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A multilingual DC driver storing the translations in the same table for Contao
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README.md

DC_Multilingual

This is a standalone DC driver for Contao Open Source CMS that allows you to easily make your data translatable.

DCA configuration

// Set the driver
$GLOBALS['TL_DCA']['table']['config']['dataContainer'] = 'Multilingual';

// Languages you want to provide for translation (default: Languages of all root pages)
$GLOBALS['TL_DCA']['table']['config']['languages'] = ['en', 'de', 'pl'];

// Database column that contains the language keys (default: "language")
$GLOBALS['TL_DCA']['table']['config']['langColumnName'] = 'language';

// Database column that contains the reference id (default: "langPid")
$GLOBALS['TL_DCA']['table']['config']['langPid'] = 'langPid';

// Fallback language - if none is given then there will be another language "fallback" selectable from the dropdown
$GLOBALS['TL_DCA']['table']['config']['fallbackLang'] = 'en';

// Use '*' to make a field translatable for all languages
$GLOBALS['TL_DCA']['table']['fields']['username']['eval']['translatableFor'] = '*';

// Use an array of language keys to specify for which languages the field is translatable
$GLOBALS['TL_DCA']['table']['fields']['name']['eval']['translatableFor'] = ['de'];

// Note:
// If you don't use ['eval']['translatableFor'] and the user is not editing the fallback language, then the field will be hidden for all the languages

Example usage

// Update tl_user configuration
$GLOBALS['TL_DCA']['tl_user']['config']['dataContainer'] = 'Multilingual';
$GLOBALS['TL_DCA']['tl_user']['config']['languages'] = array('en', 'de', 'pl');
$GLOBALS['TL_DCA']['tl_user']['config']['langPid'] = 'langPid';
$GLOBALS['TL_DCA']['tl_user']['config']['langColumnName'] = 'language';
$GLOBALS['TL_DCA']['tl_user']['config']['fallbackLang'] = 'en';

// Add the language fields
$GLOBALS['TL_DCA']['tl_user']['config']['sql']['keys']['langPid'] = 'index';
$GLOBALS['TL_DCA']['tl_user']['config']['sql']['keys']['language'] = 'index';
$GLOBALS['TL_DCA']['tl_user']['fields']['langPid']['sql'] = "int(10) unsigned NOT NULL default '0'";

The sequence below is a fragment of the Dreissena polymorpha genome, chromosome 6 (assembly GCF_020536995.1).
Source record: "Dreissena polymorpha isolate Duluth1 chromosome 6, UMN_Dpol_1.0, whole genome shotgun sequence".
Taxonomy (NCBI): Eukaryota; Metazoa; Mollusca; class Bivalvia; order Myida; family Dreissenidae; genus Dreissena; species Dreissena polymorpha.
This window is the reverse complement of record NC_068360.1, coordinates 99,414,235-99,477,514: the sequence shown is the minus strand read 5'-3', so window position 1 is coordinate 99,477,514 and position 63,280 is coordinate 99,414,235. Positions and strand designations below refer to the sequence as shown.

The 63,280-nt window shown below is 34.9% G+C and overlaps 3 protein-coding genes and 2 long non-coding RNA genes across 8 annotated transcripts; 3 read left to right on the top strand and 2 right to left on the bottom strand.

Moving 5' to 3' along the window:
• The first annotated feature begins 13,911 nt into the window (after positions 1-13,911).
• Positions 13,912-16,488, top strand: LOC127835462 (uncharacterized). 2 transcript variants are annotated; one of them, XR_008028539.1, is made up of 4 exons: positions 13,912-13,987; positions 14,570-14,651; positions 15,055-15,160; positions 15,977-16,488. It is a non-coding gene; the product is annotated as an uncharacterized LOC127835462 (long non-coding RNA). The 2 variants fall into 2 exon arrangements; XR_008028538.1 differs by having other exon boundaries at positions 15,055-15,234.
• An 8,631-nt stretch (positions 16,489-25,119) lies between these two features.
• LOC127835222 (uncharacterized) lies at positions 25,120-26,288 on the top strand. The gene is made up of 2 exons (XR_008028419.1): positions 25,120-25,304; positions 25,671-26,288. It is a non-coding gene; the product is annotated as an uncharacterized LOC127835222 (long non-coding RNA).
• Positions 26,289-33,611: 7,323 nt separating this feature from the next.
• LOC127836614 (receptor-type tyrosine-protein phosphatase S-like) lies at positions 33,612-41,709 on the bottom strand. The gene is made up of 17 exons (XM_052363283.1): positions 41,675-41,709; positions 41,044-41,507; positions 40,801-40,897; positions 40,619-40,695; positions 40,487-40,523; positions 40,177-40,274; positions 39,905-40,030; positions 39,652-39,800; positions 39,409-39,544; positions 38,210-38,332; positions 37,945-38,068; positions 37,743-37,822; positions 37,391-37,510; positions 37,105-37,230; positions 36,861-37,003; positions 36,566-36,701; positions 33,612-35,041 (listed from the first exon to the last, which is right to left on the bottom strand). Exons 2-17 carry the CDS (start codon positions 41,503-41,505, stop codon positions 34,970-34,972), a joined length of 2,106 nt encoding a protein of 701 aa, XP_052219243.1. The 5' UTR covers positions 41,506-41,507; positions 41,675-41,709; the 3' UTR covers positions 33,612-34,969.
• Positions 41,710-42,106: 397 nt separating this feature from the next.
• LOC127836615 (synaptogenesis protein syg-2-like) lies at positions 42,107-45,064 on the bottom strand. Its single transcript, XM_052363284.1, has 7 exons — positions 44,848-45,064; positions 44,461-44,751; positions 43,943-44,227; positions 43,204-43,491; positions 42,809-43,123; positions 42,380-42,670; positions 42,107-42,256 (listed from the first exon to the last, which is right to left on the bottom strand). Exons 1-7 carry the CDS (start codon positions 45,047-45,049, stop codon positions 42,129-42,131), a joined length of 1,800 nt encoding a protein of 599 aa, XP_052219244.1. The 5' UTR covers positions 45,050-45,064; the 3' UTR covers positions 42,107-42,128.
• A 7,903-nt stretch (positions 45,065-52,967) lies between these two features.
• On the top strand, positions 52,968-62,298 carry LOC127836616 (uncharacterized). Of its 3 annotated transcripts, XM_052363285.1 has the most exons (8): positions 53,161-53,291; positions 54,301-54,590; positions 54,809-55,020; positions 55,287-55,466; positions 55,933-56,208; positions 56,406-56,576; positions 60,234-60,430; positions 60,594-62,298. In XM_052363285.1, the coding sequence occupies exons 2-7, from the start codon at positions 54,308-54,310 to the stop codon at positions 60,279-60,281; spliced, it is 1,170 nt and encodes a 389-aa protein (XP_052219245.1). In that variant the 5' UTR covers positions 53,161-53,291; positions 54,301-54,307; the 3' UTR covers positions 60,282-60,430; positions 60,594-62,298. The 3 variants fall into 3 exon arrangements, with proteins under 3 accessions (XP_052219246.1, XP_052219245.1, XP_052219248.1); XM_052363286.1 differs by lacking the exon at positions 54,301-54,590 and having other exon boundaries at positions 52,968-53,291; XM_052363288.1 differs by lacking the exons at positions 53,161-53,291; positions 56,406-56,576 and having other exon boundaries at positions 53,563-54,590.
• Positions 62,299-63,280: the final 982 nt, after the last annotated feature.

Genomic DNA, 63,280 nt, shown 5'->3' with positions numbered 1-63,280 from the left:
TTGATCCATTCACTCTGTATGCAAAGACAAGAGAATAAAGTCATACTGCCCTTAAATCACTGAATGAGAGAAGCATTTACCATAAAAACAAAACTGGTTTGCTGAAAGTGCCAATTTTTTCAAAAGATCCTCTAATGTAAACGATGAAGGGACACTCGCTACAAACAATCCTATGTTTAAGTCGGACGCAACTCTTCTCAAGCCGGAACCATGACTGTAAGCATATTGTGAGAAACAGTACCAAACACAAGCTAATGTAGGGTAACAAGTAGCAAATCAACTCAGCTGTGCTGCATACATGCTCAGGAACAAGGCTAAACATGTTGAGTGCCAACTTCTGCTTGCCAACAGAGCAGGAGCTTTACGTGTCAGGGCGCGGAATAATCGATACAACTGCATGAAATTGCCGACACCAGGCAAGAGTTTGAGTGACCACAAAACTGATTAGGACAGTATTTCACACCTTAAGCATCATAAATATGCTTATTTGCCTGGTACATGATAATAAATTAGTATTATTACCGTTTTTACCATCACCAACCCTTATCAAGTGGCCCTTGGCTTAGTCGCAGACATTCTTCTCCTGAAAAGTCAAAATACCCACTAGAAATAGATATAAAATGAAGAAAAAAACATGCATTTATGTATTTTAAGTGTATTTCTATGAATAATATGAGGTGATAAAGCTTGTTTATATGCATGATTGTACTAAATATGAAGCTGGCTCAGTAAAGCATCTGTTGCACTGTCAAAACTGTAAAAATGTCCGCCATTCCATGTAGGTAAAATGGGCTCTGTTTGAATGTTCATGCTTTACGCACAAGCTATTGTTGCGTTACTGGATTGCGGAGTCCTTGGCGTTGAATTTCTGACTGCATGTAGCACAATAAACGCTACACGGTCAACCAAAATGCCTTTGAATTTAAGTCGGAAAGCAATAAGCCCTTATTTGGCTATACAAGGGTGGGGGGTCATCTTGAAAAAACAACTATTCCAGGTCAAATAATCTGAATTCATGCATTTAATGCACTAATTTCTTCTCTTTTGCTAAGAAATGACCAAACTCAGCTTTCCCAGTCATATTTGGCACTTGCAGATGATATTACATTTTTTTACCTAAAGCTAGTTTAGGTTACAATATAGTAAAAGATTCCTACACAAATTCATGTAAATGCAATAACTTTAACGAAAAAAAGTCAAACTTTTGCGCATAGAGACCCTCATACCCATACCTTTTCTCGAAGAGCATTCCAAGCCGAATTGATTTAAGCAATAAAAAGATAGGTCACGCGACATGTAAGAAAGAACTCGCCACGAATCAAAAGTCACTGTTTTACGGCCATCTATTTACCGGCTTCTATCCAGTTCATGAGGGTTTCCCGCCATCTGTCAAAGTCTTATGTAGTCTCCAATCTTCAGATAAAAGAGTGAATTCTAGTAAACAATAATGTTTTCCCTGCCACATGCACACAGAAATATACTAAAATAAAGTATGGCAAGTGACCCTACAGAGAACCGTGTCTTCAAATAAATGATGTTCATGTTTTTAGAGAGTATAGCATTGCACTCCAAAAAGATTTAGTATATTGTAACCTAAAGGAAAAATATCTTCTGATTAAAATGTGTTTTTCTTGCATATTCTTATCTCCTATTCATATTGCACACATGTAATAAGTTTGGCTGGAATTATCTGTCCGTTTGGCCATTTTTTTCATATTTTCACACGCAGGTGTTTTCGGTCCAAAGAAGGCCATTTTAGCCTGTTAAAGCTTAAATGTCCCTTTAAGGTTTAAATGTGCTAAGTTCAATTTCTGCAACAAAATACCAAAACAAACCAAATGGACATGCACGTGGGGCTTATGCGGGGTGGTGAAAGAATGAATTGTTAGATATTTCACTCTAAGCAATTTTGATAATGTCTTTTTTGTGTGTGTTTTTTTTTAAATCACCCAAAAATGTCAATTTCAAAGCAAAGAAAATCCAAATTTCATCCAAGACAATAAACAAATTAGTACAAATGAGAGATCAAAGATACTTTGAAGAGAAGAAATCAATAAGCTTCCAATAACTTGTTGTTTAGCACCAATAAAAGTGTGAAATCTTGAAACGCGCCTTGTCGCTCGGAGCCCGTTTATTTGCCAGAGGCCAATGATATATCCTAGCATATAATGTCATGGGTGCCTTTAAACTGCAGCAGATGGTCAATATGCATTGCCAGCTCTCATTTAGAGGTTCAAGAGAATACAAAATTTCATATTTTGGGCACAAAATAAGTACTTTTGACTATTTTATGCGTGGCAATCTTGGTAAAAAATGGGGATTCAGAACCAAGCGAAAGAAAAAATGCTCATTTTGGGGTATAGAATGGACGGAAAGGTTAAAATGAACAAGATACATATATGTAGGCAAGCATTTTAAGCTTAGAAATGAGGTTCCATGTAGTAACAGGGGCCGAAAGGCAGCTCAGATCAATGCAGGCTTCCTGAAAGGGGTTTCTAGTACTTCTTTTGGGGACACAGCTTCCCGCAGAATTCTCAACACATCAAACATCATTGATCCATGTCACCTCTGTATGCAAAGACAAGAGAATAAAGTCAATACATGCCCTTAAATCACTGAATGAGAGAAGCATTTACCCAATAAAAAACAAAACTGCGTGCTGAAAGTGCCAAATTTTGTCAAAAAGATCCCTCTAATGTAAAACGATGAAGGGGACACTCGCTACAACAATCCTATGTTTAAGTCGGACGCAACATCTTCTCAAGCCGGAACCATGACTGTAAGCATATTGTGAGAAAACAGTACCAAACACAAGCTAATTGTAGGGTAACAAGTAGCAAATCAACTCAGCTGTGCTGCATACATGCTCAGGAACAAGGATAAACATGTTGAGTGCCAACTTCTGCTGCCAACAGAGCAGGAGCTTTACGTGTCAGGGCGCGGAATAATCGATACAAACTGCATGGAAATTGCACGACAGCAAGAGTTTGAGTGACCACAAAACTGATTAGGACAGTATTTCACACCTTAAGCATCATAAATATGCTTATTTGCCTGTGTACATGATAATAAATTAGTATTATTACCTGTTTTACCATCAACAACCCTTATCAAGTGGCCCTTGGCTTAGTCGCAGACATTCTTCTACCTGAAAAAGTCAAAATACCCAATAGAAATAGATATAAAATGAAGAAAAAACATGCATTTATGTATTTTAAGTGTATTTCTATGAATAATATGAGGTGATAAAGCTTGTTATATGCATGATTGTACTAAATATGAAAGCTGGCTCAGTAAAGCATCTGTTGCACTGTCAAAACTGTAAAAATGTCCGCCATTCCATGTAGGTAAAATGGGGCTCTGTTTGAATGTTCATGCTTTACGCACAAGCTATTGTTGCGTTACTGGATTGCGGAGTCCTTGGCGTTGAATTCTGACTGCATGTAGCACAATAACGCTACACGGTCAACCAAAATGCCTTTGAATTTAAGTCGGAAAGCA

$GLOBALS['TL_DCA']['tl_user']['fields']['language']['sql'] = "varchar(2) NOT NULL default ''";

// Make some fields translatable
$GLOBALS['TL_DCA']['tl_user']['fields']['username']['eval']['translatableFor'] = '*';
$GLOBALS['TL_DCA']['tl_user']['fields']['name']['eval']['translatableFor'] = array('de');

Querying using the model

class UserModel extends Terminal42\DcMultilingualBundle\Model\Multilingual
{
	protected static $strTable = 'tl_user';

	public static function findActive()
	{
		$arrColumns = array("t1.disable=''");
		return static::findBy($arrColumns, null);
	}
}

How does it work under the hood

Basically, the driver just stores translations into the same table, building up a relationship to its parent entry using the "langPid" (or whatever you configured it to be) column. In the back end list and tree view it makes sure translations are filtered so you only see the fallback language there. When querying using the Multilingual model or using the MultilingualQueryBuilder, the same table is simply joined so we have the fallback language aliased as t1 and the target language (which you specify explicitly or it uses the current page's language) aliased as t2. Now, using MySQL's IFNULL() function, it checks whether there's a translated value and if not, automatically falls back to the fallback language. This allows you to translate only a subset of fields.

Alias handling

You can share the alias for all translations, so you'd have something like this:

* EN: domain.com/my-post/my-beautiful-alias.html
* DE: domain.de/mein-artikel/my-beautiful-alias.html
* FR: domain.fr/mon-post/my-beautiful-alias.html

This can be achieved by using the regular alias handling you may know from other modules such as news etc. in the back end and for the front end you simply use the findByAlias() method which the Multilingual model provides:

MyModel::findByAlias($alias);

However, there are many situations where you would like to have your aliases translated so you end up with something like this:

* EN: domain.com/my-post/my-beautiful-alias.html
* DE: domain.de/mein-artikel/mein-wunderschoenes-alias.html
* FR: domain.fr/mon-post/mon-alias-magnifique.html

In the back end it's slightly more difficult now because it does not make sense to check for duplicate aliases within the whole table but only within the whole table and the same language. To make this as easy as possible for you, simply use the following eval definitions on your alias field:

'eval'      => [
    'maxlength'                 => 255,
    'rgxp'                      => 'alias',
    'translatableFor'           => '*',
    'isMultilingualAlias'       => true,
    'generateAliasFromField'    => 'title' // optional ("title" is default)
],

It will automatically generate an alias if not present yet and check for duplicates within the same language.

In the front end you can then search by a multilingual alias like this:

MyModel::findByMultilingualAlias($alias);
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